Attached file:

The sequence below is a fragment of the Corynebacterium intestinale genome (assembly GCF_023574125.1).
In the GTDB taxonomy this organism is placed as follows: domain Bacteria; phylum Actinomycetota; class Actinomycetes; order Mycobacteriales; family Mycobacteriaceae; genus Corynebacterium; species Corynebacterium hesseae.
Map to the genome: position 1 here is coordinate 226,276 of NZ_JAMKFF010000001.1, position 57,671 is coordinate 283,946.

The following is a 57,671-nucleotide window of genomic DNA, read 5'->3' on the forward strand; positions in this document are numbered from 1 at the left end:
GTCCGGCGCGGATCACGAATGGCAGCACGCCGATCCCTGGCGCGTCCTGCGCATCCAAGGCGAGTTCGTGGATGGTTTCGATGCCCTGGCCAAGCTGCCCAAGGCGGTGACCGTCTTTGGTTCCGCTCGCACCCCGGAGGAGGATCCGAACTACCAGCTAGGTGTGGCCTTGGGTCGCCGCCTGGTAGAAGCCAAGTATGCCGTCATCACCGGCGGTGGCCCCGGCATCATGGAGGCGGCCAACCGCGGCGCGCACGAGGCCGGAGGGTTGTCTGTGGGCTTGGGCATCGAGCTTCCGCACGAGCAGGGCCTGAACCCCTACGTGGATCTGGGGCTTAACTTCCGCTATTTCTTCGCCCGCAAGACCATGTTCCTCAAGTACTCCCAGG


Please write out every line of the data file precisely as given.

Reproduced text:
The sequence below is a fragment of the Corynebacterium intestinale genome (assembly GCF_023574125.1).
In the GTDB taxonomy this organism is placed as follows: domain Bacteria; phylum Actinomycetota; class Actinomycetes; order Mycobacteriales; family Mycobacteriaceae; genus Corynebacterium; species Corynebacterium hesseae.
Map to the genome: position 1 here is coordinate 226,276 of NZ_JAMKFF010000001.1, position 57,671 is coordinate 283,946.

The following is a 57,671-nucleotide window of genomic DNA, read 5'->3' on the forward strand; positions in this document are numbered from 1 at the left end:
GTCCGGCGCGGATCACGAATGGCAGCACGCCGATCCCTGGCGCGTCCTGCGCATCCAAGGCGAGTTCGTGGATGGTTTCGATGCCCTGGCCAAGCTGCCCAAGGCGGTGACCGTCTTTGGTTCCGCTCGCACCCCGGAGGAGGATCCGAACTACCAGCTAGGTGTGGCCTTGGGTCGCCGCCTGGTAGAAGCCAAGTATGCCGTCATCACCGGCGGTGGCCCCGGCATCATGGAGGCGGCCAACCGCGGCGCGCACGAGGCCGGAGGGTTGTCTGTGGGCTTGGGCATCGAGCTTCCGCACGAGCAGGGCCTGAACCCCTACGTGGATCTGGGGCTTAACTTCCGCTATTTCTTCGCCCGCAAGACCATGTTCCTCAAGTACTCCCAGG